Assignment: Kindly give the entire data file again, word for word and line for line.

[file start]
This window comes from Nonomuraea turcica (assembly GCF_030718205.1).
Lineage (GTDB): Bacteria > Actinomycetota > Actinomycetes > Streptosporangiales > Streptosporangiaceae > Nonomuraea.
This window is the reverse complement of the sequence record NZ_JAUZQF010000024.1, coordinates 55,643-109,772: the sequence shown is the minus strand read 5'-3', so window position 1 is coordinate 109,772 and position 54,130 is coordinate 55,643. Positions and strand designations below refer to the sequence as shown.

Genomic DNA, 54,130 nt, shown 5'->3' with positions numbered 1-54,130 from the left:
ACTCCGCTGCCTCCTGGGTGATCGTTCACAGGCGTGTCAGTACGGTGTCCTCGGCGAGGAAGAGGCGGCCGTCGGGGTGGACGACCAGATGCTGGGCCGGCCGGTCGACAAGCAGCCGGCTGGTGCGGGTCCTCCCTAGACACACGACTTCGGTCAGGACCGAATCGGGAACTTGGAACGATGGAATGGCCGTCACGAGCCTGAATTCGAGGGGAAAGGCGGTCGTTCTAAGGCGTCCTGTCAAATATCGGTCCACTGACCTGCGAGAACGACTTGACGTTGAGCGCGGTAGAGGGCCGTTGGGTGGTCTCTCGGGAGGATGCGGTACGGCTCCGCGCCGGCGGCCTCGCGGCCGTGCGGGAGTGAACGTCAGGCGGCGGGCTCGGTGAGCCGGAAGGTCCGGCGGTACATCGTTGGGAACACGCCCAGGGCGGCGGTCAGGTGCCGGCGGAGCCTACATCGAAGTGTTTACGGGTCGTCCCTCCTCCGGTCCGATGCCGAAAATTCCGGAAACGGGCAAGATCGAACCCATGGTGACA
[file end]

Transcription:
This window comes from Nonomuraea turcica (assembly GCF_030718205.1).
Lineage (GTDB): Bacteria > Actinomycetota > Actinomycetes > Streptosporangiales > Streptosporangiaceae > Nonomuraea.
This window is the reverse complement of the sequence record NZ_JAUZQF010000024.1, coordinates 55,643-109,772: the sequence shown is the minus strand read 5'-3', so window position 1 is coordinate 109,772 and position 54,130 is coordinate 55,643. Positions and strand designations below refer to the sequence as shown.

Genomic DNA, 54,130 nt, shown 5'->3' with positions numbered 1-54,130 from the left:
ACTCCGCTGCCTCCTGGGTGATCGTTCACAGGCGTGTCAGTACGGTGTCCTCGGCGAGGAAGAGGCGGCCGTCGGGGTGGACGACCAGATGCTGGGCCGGCCGGTCGACAAGCAGCCGGCTGGTGCGGGTCCTCCCTAGACACACGACTTCGGTCAGGACCGAATCGGGAACTTGGAACGATGGAATGGCCGTCACGAGCCTGAATTCGAGGGGAAAGGCGGTCGTTCTAAGGCGTCCTGTCAAATATCGGTCCACTGACCTGCGAGAACGACTTGACGTTGAGCGCGGTAGAGGGCCGTTGGGTGGTCTCTCGGGAGGATGCGGTACGGCTCCGCGCCGGCGGCCTCGCGGCCGTGCGGGAGTGAACGTCAGGCGGCGGGCTCGGTGAGCCGGAAGGTCCGGCGGTACATCGTTGGGAACACGCCCAGGGCGGCGGTCAGGTGCCGGCGGAGCCTACATCGAAGTGTTTACGGGTCGTCCCTCCTCCGGTCCGATGCCGAAAATTCCGGAAACGGGCAAGATCGAACCCATGGTGACA